The boy who has no name, for the wizards took it from him, begs Ophelia to help him. He has been locked away for decades but time is running out to save the world. She must hurry and find out how much time they actually have left by reading the number on the bottom of the huge Wintertide Clock, and she must find a series of keys to free him and defeat the queen. She will encounter great danger.
In the meantime, Miss Kaminski, the curator of the museum seems strange to Ophelia. She seems to prefer her sister Alice to her, and she begins to give Alice very wonderful gifts, promising her greater beauty than she already has. Alice is flattered and lonely after her mother’s death and she succumbs to the phony kindness of the curator who really only wants to take her youth from her so she can remain young. Miss Kaminski frightens Ophelia. Is she dangerous?
Ophelia finds that she cares about the marvelous boy, and when she visits him again, he sends her on a series of adventurous assignments. In spite of the danger, she overcomes her fear and always comes through. Does she save the world? What happens to the boy? Will they meet again? Is there a sequel in the works?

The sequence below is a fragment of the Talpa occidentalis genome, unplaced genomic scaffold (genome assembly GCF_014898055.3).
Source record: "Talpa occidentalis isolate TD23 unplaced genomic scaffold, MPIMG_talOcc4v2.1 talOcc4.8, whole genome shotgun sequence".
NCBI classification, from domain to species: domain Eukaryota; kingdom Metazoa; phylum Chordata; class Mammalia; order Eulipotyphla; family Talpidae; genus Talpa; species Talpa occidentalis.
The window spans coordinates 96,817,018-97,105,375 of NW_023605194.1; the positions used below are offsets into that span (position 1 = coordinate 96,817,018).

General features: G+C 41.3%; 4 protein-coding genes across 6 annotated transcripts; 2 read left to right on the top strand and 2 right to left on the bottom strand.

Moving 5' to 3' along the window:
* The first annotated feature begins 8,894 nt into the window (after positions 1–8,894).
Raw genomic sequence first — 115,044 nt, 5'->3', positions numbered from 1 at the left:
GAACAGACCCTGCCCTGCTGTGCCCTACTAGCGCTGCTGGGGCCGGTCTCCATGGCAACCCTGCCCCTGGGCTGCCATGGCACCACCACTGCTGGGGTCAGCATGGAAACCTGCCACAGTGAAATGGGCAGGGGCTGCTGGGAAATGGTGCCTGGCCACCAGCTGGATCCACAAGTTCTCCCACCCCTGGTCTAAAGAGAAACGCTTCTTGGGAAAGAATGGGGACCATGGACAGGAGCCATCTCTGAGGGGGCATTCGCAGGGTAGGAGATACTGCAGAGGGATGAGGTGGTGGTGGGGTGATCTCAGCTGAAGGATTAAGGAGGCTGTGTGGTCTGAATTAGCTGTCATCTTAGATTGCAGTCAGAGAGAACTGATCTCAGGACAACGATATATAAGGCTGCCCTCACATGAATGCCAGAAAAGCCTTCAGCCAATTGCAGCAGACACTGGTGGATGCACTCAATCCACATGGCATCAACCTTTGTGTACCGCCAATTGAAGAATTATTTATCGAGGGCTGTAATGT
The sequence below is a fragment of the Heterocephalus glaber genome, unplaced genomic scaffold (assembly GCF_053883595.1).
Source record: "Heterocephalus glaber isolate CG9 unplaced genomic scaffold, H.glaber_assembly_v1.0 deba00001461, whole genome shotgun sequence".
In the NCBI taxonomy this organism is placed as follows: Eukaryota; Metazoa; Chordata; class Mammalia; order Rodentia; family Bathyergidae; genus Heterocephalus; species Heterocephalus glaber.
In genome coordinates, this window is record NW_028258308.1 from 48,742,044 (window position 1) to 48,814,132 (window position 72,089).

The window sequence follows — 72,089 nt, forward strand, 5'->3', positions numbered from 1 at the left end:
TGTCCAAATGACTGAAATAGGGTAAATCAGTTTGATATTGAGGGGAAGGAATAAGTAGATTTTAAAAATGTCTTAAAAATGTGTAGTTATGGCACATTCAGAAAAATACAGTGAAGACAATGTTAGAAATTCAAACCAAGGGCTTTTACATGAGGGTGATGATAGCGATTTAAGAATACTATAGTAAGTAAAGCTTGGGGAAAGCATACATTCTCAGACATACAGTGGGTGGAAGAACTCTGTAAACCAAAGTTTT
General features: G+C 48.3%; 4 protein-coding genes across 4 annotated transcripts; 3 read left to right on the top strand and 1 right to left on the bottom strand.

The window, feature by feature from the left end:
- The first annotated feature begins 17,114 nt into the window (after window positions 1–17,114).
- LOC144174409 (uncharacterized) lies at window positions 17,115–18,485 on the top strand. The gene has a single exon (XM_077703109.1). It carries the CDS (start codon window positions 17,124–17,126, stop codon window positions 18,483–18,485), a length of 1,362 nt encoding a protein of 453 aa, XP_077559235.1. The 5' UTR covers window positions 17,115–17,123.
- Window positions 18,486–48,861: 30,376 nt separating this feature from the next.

The book is alternately charming and disarming, because it gets quite gruesome and could be very scary for some younger readers. It is not for the faint of heart. For some children, perhaps an adult should preview it first to address any issues that might concern a more sensitive child, or it should be a joint effort of parent and child. While the prose is toned down for the younger reader, the content sometimes seemed too bizarre for anything but a more mature reader.